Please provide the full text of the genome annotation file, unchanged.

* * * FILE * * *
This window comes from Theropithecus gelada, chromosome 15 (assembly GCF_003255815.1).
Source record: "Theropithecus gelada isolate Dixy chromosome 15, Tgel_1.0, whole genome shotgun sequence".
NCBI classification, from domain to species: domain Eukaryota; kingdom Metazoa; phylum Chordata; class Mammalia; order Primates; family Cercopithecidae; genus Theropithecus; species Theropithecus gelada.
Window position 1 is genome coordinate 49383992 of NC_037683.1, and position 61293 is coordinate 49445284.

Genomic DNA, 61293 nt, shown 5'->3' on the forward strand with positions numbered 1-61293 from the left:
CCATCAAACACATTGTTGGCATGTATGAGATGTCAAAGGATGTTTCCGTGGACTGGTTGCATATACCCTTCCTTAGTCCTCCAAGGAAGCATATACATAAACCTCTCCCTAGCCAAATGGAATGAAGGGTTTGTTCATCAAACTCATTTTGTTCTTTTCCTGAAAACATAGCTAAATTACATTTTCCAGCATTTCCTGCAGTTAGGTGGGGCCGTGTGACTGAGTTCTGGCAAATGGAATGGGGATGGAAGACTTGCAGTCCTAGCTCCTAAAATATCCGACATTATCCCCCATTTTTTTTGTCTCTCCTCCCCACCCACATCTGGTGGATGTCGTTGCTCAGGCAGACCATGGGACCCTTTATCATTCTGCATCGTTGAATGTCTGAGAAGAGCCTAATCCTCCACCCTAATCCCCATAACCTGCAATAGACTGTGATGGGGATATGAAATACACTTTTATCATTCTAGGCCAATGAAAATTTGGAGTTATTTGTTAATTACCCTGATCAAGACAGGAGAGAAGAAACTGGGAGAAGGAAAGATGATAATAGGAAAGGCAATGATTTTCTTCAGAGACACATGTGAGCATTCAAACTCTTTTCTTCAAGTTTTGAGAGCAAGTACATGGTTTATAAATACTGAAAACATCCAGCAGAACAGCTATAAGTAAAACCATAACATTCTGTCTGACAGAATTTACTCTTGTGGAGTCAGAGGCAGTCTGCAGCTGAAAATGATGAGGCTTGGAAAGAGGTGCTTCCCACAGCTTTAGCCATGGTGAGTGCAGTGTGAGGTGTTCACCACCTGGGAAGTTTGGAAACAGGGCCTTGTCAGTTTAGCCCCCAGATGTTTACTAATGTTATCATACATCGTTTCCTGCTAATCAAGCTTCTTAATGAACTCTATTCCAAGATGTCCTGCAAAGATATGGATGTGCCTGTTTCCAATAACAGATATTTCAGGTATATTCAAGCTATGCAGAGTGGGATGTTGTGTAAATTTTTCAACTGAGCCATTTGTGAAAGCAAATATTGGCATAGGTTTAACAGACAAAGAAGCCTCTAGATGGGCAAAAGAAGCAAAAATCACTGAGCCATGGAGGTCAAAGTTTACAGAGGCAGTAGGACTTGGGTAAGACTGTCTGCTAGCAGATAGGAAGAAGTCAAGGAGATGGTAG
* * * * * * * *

This window comes from Theropithecus gelada, chromosome 15 (assembly GCF_003255815.1).
Source record: "Theropithecus gelada isolate Dixy chromosome 15, Tgel_1.0, whole genome shotgun sequence".
NCBI classification, from domain to species: domain Eukaryota; kingdom Metazoa; phylum Chordata; class Mammalia; order Primates; family Cercopithecidae; genus Theropithecus; species Theropithecus gelada.
Window position 1 is genome coordinate 49383992 of NC_037683.1, and position 61293 is coordinate 49445284.

Genomic DNA, 61293 nt, shown 5'->3' on the forward strand with positions numbered 1-61293 from the left:
CCATCAAACACATTGTTGGCATGTATGAGATGTCAAAGGATGTTTCCGTGGACTGGTTGCATATACCCTTCCTTAGTCCTCCAAGGAAGCATATACATAAACCTCTCCCTAGCCAAATGGAATGAAGGGTTTGTTCATCAAACTCATTTTGTTCTTTTCCTGAAAACATAGCTAAATTACATTTTCCAGCATTTCCTGCAGTTAGGTGGGGCCGTGTGACTGAGTTCTGGCAAATGGAATGGGGATGGAAGACTTGCAGTCCTAGCTCCTAAAATATCCGACATTATCCCCCATTTTTTTTGTCTCTCCTCCCCACCCACATCTGGTGGATGTCGTTGCTCAGGCAGACCATGGGACCCTTTATCATTCTGCATCGTTGAATGTCTGAGAAGAGCCTAATCCTCCACCCTAATCCCCATAACCTGCAATAGACTGTGATGGGGATATGAAATACACTTTTATCATTCTAGGCCAATGAAAATTTGGAGTTATTTGTTAATTACCCTGATCAAGACAGGAGAGAAGAAACTGGGAGAAGGAAAGATGATAATAGGAAAGGCAATGATTTTCTTCAGAGACACATGTGAGCATTCAAACTCTTTTCTTCAAGTTTTGAGAGCAAGTACATGGTTTATAAATACTGAAAACATCCAGCAGAACAGCTATAAGTAAAACCATAACATTCTGTCTGACAGAATTTACTCTTGTGGAGTCAGAGGCAGTCTGCAGCTGAAAATGATGAGGCTTGGAAAGAGGTGCTTCCCACAGCTTTAGCCATGGTGAGTGCAGTGTGAGGTGTTCACCACCTGGGAAGTTTGGAAACAGGGCCTTGTCAGTTTAGCCCCCAGATGTTTACTAATGTTATCATACATCGTTTCCTGCTAATCAAGCTTCTTAATGAACTCTATTCCAAGATGTCCTGCAAAGATATGGATGTGCCTGTTTCCAATAACAGATATTTCAGGTATATTCAAGCTATGCAGAGTGGGATGTTGTGTAAATTTTTCAACTGAGCCATTTGTGAAAGCAAATATTGGCATAGGTTTAACAGACAAAGAAGCCTCTAGATGGGCAAAAGAAGCAAAAATCACTGAGCCATGGAGGTCAAAGTTTACAGAGGCAGTAGGACTTGGGTAAGACTGTCTGCTAGCAGATAGGAAGAAGTCAAGGAGATGGTAG